December 16, 1995 marked a special day for my husband and me. It was the birth of our first son, John Taylor Queenan, who we called Taylor. A happy couple now became a family. We had dreams of a perfect and happy life for our son. Taylor met the typical developmental milestones. But at the young age of nine months, he contracted the Roseola virus. High temperatures of 105 degrees took control of his body for three days. But at last, the fever broke and the virus seemingly left his small body.
It’s only with the hindsight of today that we now know the virus never left. It is alive within the walls of Taylor’s body and it has turned his world upside down. What did leave was the child we once knew. As first time parents, it wasn’t obvious right away. But it later became evident that our happy child, John Taylor Queenan, had disappeared from our world into the unknown world of Autism.
When Taylor reached 19 months of age we absolutely knew something was drastically different. It came in the form of a little girl at the door of our daycare provider. She answered the door and when I asked how old she was, she responded “one” and held up her finger to show me. I sunk with confusion. Taylor could not do that and he was nearly twice her age. I called and demanded an appointment with our pediatrician that same day. The typical questions were asked, but no definitive answers were given. While there was mention of several developmental delays, they were quickly dismissed as Taylor did not and still does not fit any particular mold. The little known word Autism came up – but was again dismissed. The doctor said he was too playful, social and happy to have Autism. Little did they know or understand what would be an epidemic of the future. This was 18 years ago and Autism was almost unknown.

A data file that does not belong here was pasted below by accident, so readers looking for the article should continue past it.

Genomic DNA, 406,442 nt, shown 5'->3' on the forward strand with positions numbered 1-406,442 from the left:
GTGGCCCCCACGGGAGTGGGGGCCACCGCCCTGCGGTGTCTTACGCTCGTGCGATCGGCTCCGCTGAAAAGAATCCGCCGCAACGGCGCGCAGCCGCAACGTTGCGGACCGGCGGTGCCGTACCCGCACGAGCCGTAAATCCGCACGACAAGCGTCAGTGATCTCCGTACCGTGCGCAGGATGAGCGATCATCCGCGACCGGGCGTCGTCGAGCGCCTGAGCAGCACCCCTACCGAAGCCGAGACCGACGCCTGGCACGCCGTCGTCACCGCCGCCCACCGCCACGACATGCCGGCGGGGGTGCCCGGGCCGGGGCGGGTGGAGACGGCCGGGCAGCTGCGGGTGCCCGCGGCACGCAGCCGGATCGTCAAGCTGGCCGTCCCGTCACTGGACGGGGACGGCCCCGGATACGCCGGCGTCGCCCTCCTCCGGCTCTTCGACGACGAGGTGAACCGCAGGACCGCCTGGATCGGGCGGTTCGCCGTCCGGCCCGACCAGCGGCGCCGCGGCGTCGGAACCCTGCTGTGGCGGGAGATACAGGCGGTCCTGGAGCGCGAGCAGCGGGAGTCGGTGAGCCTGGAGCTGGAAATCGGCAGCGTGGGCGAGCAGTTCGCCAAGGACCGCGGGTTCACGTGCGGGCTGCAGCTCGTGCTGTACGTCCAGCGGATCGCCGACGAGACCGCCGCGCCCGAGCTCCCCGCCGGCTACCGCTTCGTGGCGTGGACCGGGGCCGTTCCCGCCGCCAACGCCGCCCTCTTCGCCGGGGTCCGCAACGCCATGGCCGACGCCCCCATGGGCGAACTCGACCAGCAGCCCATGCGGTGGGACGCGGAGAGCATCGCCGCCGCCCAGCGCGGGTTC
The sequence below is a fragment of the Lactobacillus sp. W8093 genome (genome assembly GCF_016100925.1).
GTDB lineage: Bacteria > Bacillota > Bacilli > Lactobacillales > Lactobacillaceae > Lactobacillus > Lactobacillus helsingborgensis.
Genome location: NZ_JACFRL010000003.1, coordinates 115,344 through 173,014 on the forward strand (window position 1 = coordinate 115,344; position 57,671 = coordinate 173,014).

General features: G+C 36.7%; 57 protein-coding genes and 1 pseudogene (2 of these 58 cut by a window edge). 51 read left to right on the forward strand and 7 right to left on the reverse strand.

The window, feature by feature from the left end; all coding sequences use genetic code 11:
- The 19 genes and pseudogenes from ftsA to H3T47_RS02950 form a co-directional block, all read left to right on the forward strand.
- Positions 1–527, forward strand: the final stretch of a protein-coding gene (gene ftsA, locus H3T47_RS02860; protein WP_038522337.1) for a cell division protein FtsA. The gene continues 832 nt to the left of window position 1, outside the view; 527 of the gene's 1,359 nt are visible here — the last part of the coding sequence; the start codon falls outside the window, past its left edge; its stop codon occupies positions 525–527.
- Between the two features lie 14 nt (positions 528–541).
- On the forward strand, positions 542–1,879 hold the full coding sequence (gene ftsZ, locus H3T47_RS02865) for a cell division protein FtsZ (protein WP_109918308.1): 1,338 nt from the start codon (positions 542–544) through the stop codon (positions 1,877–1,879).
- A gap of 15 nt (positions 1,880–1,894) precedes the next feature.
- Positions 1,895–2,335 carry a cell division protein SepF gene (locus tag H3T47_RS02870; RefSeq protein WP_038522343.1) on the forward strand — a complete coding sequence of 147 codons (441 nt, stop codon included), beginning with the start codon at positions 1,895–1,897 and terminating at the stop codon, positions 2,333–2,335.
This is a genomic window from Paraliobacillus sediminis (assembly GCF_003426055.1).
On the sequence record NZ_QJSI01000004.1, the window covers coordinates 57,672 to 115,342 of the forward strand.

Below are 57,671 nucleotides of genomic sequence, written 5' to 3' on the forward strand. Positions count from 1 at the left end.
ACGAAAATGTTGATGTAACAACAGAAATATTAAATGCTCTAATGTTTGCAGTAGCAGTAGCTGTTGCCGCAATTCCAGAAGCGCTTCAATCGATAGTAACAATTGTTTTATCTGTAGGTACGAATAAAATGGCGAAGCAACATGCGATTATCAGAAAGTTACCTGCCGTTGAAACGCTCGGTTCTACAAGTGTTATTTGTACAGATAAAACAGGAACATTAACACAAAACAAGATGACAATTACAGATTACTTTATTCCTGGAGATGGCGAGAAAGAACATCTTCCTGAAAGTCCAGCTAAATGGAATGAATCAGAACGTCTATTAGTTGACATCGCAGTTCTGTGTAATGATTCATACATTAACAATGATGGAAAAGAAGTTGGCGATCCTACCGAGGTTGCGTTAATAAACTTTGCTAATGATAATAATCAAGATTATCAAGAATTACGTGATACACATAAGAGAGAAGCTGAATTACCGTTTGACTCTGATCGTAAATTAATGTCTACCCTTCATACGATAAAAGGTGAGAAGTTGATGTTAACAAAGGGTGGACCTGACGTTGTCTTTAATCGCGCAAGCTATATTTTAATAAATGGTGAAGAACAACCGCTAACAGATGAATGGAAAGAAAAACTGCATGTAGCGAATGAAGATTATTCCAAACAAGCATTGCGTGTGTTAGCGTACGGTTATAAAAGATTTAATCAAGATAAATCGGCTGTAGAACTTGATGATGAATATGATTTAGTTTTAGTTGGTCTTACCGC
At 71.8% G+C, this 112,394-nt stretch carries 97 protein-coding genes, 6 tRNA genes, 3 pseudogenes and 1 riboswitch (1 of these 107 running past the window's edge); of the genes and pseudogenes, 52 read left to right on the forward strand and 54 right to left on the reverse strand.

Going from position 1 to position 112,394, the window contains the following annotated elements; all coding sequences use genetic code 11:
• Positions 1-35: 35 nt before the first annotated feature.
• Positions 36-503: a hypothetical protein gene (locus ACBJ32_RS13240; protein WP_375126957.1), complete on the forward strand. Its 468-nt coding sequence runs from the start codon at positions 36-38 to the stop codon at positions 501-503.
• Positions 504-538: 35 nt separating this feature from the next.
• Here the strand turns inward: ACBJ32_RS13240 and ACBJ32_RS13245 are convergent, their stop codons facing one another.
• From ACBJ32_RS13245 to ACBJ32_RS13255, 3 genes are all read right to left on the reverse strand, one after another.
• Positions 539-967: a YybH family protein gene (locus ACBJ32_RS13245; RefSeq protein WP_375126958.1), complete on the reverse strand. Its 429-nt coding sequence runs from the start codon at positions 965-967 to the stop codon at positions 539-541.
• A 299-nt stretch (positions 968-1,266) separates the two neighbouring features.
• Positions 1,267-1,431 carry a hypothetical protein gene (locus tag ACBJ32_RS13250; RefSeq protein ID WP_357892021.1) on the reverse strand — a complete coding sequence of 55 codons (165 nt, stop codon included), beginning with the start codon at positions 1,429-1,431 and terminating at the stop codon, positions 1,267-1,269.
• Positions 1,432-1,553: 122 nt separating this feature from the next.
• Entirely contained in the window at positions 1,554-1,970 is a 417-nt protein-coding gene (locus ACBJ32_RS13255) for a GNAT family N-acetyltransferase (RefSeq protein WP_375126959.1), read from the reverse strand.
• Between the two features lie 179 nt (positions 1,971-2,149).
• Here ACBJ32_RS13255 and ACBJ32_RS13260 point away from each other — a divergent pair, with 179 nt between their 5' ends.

I left the doctors office – with no answers and no reassurance – and stopped at our local bookstore to purchase every book I could on Autism. I read and wept; realizing that what the doctor may have not wanted to tell me was actually true. The description in the book was my child – our child, who had Autism. A mother instinctively knows and it did not take an official diagnosis to realize our new reality.
That day our dream changed. In subsequent years, my husband and I spent every day trying to reach our child and bring him back into our world. I remembered at the time saying our life had been so easy and everything just fell into place. But I also always knew that any cross I was to bear would involve our children – because that is where it would hurt the most. We desperately sought treatment – although the denial was so strong that we could have easily slipped and ignored the inevitable. I thank a higher power for convincing us to take action and giving us the strength to move forward – despite our refusal to accept that our son would somehow be different.